Similar to the previously described study, the next article does not rely on one particular method, utilizing their combination instead. Among various formats of research, meta-analyses occupy a special position due to their large scope and accuracy. The purpose of meta-analyses is to systemize large arrays of academic data and draw a common conclusion, reflecting a weighted average of all findings. Pindek, Kessler, and Spector (2017) conduct an in-depth review of the literature, which is the core of this study. Such a method of data collection is qualitative in nature, which is completely justified by the premise of this research.

As the fifth study does not aim at introducing a new theoretical framework or transforming the existing one, quantitative methodology appears to be adequate in this scenario. As discussed above, its purpose is to test hypotheses in practice, and Rubel et al. (2018) pursued a similar goal. A hierarchical model was used to assess the variables, which were determined by quantitative research. The purpose of the final article was to confirm whether there was a positive correlation between human resource development and the performance of an organization. Voca and Havolli (2019) note that the topic is not a new one, but most of the previous studies were conducted in developed countries. The authors used quantitative research methods to assess their assumptions in the practical environment of Kosovo. In order to evaluate the practical effectiveness of the theoretical framework, the authors correctly opted for a quantitative approach.

Critical Data Analysis

The correct utilization of research methodology allowed all six groups of authors to attain success in their research. Using an array of evidence, Boon et al. (2018) were able to come to their main conclusions, consisting of two major research streams, which can improve strategic research in the area of human resource management. Boon et al. (2018) wanted their findings to promote scholars’ interest ineffective human capital development techniques. The qualitative methodology allowed them to do so, and all objectives of the article are met. Simultaneously, having laid the foundation for an alternative approach to human resource management, Guest (2017) accumulates his findings in a general theoretical framework. Overall, the author managed to accomplish the objectives, which were introduced in this paper, using the correct methodology and relevant evidence-base. Therefore, this article serves as a valuable example of successful qualitative research in the modern academic environment.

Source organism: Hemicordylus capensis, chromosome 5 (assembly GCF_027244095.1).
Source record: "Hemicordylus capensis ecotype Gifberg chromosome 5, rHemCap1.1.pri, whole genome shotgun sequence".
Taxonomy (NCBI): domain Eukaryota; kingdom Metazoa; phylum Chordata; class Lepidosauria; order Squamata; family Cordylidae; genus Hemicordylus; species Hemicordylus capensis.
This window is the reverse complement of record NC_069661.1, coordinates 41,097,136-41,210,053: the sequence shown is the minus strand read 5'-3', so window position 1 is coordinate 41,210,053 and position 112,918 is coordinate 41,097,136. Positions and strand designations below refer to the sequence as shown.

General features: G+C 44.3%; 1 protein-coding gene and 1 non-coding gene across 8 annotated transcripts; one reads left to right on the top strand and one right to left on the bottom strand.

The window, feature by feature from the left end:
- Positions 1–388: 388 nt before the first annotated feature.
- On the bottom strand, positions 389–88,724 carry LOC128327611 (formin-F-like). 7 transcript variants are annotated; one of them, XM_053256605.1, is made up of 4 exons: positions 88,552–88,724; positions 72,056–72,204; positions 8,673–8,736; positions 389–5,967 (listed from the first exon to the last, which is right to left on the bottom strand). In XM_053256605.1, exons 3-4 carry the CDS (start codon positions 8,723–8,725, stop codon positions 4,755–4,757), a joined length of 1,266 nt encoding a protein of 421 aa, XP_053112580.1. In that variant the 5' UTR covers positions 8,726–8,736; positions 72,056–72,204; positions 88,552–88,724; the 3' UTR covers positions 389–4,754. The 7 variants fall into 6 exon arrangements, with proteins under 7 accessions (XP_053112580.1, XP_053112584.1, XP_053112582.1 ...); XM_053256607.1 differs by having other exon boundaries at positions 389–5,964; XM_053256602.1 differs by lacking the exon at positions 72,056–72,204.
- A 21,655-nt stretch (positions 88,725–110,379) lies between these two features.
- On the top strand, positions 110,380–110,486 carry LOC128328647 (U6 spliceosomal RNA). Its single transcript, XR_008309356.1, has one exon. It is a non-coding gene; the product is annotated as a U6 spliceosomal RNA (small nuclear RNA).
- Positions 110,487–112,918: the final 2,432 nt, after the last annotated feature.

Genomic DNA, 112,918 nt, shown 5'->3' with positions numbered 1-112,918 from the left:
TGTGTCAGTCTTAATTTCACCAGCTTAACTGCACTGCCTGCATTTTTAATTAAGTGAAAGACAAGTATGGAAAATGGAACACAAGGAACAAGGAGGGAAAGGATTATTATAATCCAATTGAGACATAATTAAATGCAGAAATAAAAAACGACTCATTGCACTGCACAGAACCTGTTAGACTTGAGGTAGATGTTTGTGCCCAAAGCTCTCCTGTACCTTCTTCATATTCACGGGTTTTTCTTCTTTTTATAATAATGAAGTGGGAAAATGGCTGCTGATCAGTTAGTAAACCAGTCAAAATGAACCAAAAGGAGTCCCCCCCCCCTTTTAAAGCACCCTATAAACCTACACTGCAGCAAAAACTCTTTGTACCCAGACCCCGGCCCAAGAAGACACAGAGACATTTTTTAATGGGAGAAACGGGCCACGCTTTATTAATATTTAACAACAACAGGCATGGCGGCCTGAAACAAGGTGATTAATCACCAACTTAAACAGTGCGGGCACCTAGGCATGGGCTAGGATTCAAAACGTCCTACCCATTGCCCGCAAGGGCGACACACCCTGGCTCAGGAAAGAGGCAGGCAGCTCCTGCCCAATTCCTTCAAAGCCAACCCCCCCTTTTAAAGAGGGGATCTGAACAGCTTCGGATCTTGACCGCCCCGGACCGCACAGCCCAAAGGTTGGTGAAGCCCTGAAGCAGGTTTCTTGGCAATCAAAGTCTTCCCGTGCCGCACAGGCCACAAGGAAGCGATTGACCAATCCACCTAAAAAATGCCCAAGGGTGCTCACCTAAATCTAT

On the other hand, two mixed-model studies also revealed a substantial level of finding accuracy. Pham, Tučková, and Jabbour (2019) managed to describe six major hypotheses, which allowed them to draw a generalized conclusion regarding the field. Subsequently, the theoretical framework was applied through quantitative methodology, allowing the authors to attain their research objectives. As for the next article, during the second stage, Pindek, Kessler, and Spector (2017) conducted a citation analysis using the ISI Thomson Web of Science database, thus introducing the quantitative side to this article. Finally, the authors give their findings a narrative description, systemizing the results of the research. This paper underlines the effectiveness of the combined utilization of two approaches to research. However, such a dual approach must be utilized only when it is justified by the complex nature of the study and its objectives.

The two final studies attained their objectives using quantitative models. Having introduced the basis of HCHRM to their readers, Rubel et al. (2018) proceeded to evaluate its effectiveness in the chosen setting. The empirical stage involved 365 line managers of the banking industry in Bangladesh (Rubel et al., 2018). Next, the researchers outlined the hypotheses and used questionnaires to receive empirical evidence. Rubel et al. (2018) correctly utilized judgmental sampling, as they were interested incredible responses from managers with over one year of experience. A hierarchical model was used to assess the variables, which were determined by quantitative research. Using this model, the authors were able to make correct conclusions and list both practical and theoretical implications. The sixth study was set in an emerging country, which added novelty to the findings. Consequently, Voca and Havolli (2019) were able to draw a conclusion, which reflected the situation in their particular setting. Their choice of methodology was corrected, which accounted for the accuracy of the results, despite possible limitations.

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Conclusions